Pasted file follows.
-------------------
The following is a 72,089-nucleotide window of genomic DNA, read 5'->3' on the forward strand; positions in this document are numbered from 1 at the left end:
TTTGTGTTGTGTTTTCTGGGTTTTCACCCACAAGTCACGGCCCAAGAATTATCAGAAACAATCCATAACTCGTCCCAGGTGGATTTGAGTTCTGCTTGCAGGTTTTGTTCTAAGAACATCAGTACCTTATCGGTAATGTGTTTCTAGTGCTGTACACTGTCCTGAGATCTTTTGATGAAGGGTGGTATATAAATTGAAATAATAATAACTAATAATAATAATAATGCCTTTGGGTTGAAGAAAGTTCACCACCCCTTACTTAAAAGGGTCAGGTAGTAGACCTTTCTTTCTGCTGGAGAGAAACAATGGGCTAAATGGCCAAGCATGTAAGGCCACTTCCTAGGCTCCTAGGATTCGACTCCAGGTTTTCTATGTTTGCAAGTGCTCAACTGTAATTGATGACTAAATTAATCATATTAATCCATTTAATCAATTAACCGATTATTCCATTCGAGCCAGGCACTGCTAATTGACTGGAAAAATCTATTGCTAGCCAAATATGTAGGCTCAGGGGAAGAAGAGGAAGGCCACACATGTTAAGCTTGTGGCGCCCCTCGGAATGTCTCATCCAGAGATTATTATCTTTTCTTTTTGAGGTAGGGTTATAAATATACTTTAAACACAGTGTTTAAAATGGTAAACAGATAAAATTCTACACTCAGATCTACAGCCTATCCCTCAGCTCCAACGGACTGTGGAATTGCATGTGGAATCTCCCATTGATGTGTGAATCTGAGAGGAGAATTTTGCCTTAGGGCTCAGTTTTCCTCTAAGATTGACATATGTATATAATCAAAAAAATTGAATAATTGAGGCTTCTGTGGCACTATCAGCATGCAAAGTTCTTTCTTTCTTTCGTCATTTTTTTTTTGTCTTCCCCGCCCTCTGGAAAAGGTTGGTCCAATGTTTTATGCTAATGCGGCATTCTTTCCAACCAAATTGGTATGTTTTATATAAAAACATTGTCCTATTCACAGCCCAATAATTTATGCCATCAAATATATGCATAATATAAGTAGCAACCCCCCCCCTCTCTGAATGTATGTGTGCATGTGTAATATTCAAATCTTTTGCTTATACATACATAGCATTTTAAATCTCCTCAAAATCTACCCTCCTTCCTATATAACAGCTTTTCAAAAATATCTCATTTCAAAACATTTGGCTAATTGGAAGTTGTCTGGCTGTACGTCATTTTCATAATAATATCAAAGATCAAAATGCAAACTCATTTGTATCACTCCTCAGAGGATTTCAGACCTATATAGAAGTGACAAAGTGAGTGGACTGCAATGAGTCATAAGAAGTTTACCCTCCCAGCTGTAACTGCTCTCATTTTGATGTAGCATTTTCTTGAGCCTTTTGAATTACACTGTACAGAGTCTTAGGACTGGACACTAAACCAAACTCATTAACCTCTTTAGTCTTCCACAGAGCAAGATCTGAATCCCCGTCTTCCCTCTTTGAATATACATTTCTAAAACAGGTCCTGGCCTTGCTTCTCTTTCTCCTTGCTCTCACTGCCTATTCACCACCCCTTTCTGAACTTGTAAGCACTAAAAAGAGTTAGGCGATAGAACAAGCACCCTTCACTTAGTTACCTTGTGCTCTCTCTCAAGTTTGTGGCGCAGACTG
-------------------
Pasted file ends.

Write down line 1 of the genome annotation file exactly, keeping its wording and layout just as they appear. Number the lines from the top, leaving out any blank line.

The following is a 72,089-nucleotide window of genomic DNA, read 5'->3' on the forward strand; positions in this document are numbered from 1 at the left end: